Johnson, Colleagues Seek HHS Info for School Reopening

WASHINGTON – U.S. Rep. Bill Johnson joined several colleagues to call on Health and Human Services Secretary Alex Azar to provide “the tools and information” schools and families need to return children to the classroom this fall as the coronavirus pandemic.

Joining Johnson, R-6 Ohio, in signing the letter were Reps. Anthony Gonzalez, R-16 Ohio; Bob Latta, R-5 Ohio; David McKinley, R-1 W. Va.; Cathy McMorris Rodgers, R-5 Wash.; Morgan Griffith, R-9 Va.; and Pete Olson, R-22 Texas. 

“With the school year rapidly approaching, many families are struggling to decide the best path forward for their children’s education this fall,” Johnson said in a statement Wednesday. 

“While some parents are reluctant to send their children into classrooms due to their fear of the coronavirus, there are also many parents – like me – who want their children to return to the classroom, five days a week this fall, observing the Centers for Disease Control’s guidelines,” he continued. “However, understandably, many families need more information or reassurance. This letter requests just that.”

Research into COVID-19 has established that children are less likely than adults to suffer serious illness or complications from the virus, but how easily children contract the virus and what role they play in spreading it remain unclear. 

Uncovering definitive answers on the role children play in transmitting COVID-19 is critical in efforts to reopen schools safely and on time, the representatives said. The letter calls on HHS to conduct a review of the existing data as soon as possible and disseminate the information.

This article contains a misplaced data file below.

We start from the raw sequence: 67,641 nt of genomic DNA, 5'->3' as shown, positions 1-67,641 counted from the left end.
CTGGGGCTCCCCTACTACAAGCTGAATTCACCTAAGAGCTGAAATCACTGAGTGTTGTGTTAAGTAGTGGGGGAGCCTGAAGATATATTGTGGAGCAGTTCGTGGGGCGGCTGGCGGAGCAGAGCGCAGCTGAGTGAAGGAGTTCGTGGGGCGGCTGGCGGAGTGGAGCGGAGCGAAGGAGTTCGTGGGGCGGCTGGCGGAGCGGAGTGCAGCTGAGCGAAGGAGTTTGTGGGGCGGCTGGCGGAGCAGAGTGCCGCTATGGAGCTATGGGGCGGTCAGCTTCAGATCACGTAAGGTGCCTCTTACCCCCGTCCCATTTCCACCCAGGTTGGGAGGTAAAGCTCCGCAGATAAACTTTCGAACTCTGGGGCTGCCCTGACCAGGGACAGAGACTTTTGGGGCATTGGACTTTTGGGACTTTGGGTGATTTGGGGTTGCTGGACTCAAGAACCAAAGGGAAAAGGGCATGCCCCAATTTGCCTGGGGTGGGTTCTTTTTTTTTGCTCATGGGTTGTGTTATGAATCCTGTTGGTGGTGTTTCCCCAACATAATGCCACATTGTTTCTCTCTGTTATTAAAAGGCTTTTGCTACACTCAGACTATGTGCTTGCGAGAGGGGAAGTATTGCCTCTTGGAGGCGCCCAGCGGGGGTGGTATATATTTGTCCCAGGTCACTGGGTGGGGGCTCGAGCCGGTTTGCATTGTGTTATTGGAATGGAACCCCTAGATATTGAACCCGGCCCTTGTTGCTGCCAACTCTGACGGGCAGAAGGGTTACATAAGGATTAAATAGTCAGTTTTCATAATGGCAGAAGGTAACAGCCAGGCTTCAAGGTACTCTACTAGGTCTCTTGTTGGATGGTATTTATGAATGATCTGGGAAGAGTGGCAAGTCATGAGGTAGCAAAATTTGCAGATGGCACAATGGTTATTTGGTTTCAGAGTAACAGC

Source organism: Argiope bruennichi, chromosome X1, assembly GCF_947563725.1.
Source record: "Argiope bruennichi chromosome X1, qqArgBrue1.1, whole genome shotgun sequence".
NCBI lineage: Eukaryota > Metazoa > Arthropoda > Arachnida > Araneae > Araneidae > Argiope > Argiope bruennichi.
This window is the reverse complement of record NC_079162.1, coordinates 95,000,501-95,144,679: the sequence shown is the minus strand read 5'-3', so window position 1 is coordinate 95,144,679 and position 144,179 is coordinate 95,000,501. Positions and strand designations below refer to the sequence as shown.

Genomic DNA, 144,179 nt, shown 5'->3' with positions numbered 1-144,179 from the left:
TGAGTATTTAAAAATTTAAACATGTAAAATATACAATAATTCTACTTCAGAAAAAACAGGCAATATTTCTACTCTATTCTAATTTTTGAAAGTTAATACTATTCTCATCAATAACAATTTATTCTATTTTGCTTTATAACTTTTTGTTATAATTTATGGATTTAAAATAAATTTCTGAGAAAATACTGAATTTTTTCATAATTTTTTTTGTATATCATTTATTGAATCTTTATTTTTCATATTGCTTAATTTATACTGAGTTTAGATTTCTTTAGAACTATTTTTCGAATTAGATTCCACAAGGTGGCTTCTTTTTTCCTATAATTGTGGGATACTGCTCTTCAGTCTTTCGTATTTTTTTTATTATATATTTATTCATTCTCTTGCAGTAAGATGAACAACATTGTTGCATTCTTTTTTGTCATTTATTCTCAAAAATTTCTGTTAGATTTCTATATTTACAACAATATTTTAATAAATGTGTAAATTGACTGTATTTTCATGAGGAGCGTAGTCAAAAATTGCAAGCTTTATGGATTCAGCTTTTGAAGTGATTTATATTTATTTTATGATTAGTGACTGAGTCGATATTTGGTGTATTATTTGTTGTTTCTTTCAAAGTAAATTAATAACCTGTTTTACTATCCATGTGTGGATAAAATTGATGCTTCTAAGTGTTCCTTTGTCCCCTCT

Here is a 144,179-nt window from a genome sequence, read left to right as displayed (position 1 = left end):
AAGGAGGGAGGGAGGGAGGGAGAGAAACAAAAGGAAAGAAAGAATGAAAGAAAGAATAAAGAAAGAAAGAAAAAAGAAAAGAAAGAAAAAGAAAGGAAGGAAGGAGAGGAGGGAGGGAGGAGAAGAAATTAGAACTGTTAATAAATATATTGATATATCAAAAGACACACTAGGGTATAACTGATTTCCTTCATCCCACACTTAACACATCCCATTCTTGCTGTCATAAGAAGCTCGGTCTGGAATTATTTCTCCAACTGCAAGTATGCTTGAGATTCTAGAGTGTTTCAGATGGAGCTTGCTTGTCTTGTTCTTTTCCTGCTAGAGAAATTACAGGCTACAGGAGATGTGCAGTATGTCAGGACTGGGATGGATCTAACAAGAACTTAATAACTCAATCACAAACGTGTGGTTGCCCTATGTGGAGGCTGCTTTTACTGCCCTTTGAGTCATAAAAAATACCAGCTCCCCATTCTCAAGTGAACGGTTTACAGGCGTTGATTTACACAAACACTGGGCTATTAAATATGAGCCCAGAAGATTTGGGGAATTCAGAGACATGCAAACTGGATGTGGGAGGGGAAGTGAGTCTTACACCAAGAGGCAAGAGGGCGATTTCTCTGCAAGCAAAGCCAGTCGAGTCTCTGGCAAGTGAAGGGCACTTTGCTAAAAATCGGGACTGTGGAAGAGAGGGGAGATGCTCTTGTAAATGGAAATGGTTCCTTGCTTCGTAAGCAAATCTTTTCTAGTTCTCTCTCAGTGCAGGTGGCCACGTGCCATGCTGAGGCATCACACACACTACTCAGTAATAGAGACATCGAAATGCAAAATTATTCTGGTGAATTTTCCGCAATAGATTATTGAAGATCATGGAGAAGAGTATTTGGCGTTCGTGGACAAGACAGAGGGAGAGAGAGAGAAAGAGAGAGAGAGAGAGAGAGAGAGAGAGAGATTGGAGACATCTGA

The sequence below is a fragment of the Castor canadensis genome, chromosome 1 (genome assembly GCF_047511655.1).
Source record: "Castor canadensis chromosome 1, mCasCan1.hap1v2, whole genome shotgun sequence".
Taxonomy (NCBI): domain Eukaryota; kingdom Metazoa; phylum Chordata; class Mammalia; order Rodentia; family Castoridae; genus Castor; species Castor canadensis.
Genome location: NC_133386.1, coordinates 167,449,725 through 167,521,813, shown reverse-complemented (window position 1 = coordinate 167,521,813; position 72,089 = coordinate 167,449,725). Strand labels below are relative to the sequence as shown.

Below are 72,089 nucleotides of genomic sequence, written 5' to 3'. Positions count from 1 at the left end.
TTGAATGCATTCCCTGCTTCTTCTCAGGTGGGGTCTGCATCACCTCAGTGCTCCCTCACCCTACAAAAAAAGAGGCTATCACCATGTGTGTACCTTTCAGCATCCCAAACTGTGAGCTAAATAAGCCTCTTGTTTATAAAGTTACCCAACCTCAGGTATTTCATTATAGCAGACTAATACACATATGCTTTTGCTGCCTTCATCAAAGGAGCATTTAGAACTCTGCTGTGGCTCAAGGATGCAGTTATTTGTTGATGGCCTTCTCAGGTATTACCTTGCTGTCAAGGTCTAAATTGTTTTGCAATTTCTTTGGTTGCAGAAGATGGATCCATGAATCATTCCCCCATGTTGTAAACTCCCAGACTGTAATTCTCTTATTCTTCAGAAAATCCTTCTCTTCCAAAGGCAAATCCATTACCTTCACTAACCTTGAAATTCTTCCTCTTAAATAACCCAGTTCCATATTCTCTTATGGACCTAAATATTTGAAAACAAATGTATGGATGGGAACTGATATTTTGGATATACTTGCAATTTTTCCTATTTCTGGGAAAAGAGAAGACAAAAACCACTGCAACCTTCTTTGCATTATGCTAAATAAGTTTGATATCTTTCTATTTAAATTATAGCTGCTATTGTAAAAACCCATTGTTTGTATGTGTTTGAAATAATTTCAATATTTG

Schools nationwide are struggling with decisions regarding how and when to fully reopen and permit children to come back into classrooms. A second-grade classroom in Georgia shut down and teachers and students went into quarantine after a student tested positive for COVID-19. 

Johnson said he firmly believes that the threat American children face from COVID-19 is less than the threat posed by continued social isolation and learning loss, a position he said pediatricians and the Centers for Disease Control hold. 

“Schools not opening up in person will lead to yet another catastrophic impact on American families, especially those that need the assistance that in-person schooling provides, like: single moms; parents who both work outside of the home; families in rural communities that do not have access to broadband; and children stuck in unstable homes that are no longer able to escape the despair of a toxic home environment for seven hours a day,” he said. 

“I know, because I was one of them,” he added. 

Published by The Business Journal, Youngstown, Ohio.